People who feed birds are familiar with the house finches that sometimes cover feeders with fluttering, tweeting flocks. It’s easy to see why they were kept as cage birds; the male’s cheery, rich song, marked by a few harsh notes, tumbles brightly down the scale.
Females are streaky, pale brown birds with white undersides; males have a rich pinkish-red rump, head, and upper breast. By comparison, male purple finches have an overall “dipped in wine” look, with a reddish suffusion to their back and wings, while female purple finches are much more boldly streaked with brown and white than are female house finches.
The song is a rich series of whistled phrases ending with a few buzzy notes. Also utters a variety of call notes, from sparrowlike chirps to a rising kweet!
As its name suggests, the house finch prefers nesting and feeding near homes. It’s a thoroughly suburban bird in the East, but in its native West, it is found in undisturbed desert habitats as well. This species appears to be developing migratory behavior in the East, with a general movement toward the South in winter.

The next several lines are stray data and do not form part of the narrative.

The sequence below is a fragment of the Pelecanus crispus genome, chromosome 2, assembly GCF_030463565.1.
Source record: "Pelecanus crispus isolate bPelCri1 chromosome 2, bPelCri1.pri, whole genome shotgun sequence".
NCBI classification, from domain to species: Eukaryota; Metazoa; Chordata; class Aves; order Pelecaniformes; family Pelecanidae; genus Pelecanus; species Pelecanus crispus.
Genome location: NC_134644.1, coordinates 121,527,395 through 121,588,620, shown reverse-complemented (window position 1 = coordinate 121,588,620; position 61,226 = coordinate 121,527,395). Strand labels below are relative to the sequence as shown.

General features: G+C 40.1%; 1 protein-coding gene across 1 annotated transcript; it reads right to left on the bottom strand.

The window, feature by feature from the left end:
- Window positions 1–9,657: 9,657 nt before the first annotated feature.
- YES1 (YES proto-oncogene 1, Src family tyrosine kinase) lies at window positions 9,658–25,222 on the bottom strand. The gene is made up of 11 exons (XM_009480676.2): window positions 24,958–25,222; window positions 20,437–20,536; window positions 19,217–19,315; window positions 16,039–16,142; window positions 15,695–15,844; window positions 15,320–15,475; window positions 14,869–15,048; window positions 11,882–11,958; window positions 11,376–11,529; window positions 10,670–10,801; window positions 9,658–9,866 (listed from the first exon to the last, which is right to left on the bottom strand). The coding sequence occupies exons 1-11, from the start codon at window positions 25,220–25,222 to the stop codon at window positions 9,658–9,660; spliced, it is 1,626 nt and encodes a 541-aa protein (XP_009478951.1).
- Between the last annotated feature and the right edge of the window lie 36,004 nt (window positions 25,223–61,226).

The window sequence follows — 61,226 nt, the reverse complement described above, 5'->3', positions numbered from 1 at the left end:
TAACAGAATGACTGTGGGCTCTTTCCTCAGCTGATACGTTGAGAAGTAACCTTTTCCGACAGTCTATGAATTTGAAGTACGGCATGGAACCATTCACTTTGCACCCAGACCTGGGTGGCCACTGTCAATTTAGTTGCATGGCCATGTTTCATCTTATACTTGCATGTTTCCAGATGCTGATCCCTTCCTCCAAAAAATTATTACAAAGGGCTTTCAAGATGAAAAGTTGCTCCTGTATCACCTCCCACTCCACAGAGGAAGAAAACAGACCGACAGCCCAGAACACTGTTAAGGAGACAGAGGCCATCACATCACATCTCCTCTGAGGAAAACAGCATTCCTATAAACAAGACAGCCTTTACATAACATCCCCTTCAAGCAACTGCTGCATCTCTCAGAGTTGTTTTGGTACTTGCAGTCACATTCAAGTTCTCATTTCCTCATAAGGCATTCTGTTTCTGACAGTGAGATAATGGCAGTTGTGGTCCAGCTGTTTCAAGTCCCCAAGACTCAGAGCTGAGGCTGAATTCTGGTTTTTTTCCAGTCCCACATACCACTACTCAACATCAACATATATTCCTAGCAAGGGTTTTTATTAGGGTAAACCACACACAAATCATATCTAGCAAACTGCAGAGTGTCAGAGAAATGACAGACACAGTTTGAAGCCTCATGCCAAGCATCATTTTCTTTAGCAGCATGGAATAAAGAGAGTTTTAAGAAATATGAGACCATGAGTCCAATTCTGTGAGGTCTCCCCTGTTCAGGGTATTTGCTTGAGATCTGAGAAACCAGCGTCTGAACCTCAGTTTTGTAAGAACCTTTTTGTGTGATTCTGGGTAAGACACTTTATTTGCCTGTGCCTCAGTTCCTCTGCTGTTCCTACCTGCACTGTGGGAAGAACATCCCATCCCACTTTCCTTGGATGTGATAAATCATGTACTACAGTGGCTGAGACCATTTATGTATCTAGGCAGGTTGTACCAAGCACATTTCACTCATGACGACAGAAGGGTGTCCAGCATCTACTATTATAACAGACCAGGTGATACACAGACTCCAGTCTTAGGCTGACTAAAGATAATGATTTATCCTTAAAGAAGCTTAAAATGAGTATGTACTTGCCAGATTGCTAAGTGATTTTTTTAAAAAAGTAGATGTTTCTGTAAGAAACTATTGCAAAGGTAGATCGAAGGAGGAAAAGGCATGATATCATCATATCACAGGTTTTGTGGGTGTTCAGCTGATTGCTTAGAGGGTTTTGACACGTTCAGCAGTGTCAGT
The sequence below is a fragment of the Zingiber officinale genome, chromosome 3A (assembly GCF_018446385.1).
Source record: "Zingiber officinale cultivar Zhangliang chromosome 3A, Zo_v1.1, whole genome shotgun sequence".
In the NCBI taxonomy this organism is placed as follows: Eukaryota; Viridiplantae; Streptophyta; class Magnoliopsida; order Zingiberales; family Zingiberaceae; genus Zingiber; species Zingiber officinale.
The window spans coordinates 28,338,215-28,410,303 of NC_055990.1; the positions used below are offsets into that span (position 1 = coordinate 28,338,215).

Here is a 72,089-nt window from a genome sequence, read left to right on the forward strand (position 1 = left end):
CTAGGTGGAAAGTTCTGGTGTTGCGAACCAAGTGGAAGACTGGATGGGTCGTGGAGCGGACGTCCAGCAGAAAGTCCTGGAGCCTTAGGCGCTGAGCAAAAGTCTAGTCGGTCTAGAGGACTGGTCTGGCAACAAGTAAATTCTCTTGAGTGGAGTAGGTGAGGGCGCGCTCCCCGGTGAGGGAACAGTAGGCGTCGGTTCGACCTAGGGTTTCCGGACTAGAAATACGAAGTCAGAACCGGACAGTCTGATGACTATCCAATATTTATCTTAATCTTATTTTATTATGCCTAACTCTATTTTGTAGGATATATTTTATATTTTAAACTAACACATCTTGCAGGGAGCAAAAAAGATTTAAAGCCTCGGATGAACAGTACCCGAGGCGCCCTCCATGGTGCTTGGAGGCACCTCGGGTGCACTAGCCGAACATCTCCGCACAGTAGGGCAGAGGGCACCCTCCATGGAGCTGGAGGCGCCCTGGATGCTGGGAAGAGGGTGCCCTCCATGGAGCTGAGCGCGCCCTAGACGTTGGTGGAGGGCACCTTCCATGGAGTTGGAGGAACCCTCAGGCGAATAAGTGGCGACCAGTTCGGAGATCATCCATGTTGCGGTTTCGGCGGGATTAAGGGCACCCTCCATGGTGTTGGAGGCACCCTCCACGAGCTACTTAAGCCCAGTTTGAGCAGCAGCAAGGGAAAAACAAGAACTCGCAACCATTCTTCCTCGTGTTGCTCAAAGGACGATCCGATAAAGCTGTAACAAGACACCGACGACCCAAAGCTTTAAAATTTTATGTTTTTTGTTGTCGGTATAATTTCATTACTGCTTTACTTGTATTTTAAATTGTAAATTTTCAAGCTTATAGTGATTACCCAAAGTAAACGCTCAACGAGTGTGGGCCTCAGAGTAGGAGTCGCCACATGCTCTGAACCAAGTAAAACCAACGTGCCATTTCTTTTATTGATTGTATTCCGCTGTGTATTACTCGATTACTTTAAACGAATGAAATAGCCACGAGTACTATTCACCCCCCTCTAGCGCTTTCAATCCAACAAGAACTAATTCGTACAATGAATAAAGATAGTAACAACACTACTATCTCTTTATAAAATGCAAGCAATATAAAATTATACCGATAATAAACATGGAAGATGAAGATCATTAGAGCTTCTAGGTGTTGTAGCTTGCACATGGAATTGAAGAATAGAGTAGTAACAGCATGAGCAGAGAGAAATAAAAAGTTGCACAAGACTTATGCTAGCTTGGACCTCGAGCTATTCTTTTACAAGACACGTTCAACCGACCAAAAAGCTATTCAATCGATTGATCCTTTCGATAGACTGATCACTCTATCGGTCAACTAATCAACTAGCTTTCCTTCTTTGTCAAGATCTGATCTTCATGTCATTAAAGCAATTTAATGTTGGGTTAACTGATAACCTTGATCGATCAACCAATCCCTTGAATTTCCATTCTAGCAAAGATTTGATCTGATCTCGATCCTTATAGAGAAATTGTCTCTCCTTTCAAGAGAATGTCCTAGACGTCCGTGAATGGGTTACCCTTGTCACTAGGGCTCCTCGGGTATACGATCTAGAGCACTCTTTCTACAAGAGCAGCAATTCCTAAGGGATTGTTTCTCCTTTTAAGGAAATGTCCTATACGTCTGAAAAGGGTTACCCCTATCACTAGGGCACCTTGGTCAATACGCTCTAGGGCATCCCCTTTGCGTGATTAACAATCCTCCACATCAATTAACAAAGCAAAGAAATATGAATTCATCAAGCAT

Most of the house finch’s diet is vegetarian, and it spends a great deal of time feeding on the ground. Weed seeds, buds, and fruits are its mainstays away from feeding stations.
House finch nests are shallow twig platforms with a finely woven inner cup composed of rootlets, grass, feathers, and string. They are tucked into dense ornamental evergreens, hanging baskets, ledges, ivy-covered walls, and other nooks where there is an overhanging structure. Two to five eggs are incubated by the female, while the male feeds her. Young are fed regurgitated seeds and fledge from 12 to 16 days later.
In 1940, a small number of House Finches being sold illegally as caged birds were released near New York City. All the House Finches east of the Great Plains are descended from them.